Figure 8. Desired Capabilities for iOS simulators.
iOS real devices
- Use a USB cable to connect your iOS real device to the PC.
- Input a Team ID of your Apple Developer accoun for appium:xcodeOrgId value
Figure 9. Desired Capabilities for iOS real devices.
Use a USB cable to connect your Android device to the PC.
Figure 10. Desired Capabilities for Android devices.
Secondly, open a page in your app that you want to investigate. Then, click Start Session located at the bottom right corner of Appium Inspector. You should be able to view the UI tree as shown below.
Figure 11. Appium Inspector.
You can click anywhere on the captured UI on the left side. By clicking the captured UI, it highlights the corresponding UI element on the UI tree, which is displayed as App Source in the center. Also you can check what attributes the UI element has at the right. You can check another UI tree by manipulating your device, moving to another page and clicking Refresh Source & Screenshot on Appium Inspector.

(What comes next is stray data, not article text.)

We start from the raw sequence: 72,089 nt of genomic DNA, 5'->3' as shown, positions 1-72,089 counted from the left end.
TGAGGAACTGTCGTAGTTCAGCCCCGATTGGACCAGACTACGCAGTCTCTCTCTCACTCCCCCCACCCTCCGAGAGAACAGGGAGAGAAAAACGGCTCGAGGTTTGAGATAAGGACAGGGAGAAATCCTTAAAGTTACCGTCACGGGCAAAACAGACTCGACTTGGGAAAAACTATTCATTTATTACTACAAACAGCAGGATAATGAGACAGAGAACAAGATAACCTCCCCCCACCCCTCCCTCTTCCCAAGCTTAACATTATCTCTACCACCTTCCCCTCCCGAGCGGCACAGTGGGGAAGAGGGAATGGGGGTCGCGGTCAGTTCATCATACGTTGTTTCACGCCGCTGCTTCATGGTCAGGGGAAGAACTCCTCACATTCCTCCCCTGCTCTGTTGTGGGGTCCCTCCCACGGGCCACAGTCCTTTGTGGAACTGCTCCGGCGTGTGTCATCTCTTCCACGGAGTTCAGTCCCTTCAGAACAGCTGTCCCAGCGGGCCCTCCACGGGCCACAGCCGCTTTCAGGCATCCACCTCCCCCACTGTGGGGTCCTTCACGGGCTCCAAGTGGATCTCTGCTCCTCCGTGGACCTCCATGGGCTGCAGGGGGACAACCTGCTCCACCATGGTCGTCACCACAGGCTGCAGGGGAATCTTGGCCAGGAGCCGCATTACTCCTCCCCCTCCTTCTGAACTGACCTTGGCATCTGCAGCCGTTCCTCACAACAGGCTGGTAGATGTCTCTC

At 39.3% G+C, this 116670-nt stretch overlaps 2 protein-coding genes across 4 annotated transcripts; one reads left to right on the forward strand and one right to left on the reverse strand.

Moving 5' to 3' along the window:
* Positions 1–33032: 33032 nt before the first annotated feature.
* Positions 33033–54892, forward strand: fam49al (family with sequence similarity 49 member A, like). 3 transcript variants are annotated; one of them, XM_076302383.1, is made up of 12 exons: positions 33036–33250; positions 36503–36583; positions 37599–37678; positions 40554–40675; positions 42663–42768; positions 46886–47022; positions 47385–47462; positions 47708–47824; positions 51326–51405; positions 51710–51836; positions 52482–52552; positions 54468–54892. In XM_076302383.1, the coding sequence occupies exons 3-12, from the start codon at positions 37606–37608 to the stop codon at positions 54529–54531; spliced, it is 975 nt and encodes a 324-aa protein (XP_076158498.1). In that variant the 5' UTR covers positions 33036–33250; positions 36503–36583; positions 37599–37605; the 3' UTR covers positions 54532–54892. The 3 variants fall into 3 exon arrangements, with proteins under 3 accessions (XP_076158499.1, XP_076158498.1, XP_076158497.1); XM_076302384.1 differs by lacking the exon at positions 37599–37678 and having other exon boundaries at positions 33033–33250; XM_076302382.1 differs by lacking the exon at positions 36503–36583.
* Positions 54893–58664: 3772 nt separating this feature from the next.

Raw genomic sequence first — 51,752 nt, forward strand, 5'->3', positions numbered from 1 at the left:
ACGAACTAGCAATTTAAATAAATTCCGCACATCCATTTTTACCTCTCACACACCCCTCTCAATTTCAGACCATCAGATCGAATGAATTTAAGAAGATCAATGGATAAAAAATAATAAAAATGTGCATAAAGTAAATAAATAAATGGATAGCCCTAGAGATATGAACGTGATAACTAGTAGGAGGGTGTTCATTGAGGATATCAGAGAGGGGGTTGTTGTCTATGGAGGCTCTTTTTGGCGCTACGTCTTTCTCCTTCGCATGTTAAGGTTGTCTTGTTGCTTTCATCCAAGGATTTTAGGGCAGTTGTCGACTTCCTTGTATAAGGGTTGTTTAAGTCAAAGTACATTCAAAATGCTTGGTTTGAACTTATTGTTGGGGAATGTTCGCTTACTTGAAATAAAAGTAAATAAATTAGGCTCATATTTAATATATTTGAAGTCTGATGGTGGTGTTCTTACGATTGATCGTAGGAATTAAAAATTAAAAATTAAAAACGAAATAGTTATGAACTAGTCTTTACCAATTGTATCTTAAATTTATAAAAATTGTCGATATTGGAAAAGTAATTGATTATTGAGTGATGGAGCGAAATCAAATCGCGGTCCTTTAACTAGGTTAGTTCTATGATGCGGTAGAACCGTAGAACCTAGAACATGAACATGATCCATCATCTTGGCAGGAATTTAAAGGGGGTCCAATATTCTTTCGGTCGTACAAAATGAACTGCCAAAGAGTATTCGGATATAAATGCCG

Figure 12. Refresh Source & Screenshot.
When terminating Appium Inspector, click Quit Session & Close Inspector on Appium Inspector.
Figure 13. Quit Session & Close Inspector.
Don't forget to terminate Appium server as well.
Checking the element information with Accessibility inspector
1. Start Simulator and navigate to the page where the element is located.
2. Start Accessibility inspector. (See here for instructions on how to start it).
3. Operate the Accessibility inspector / Simulator to check the information about the target element, as shown in the image below.
If the element information in Simulator cannot be obtained in step 3 even after performing step 2 in the image, it may become possible to obtain the information by repeating the enable/disable procedure several times.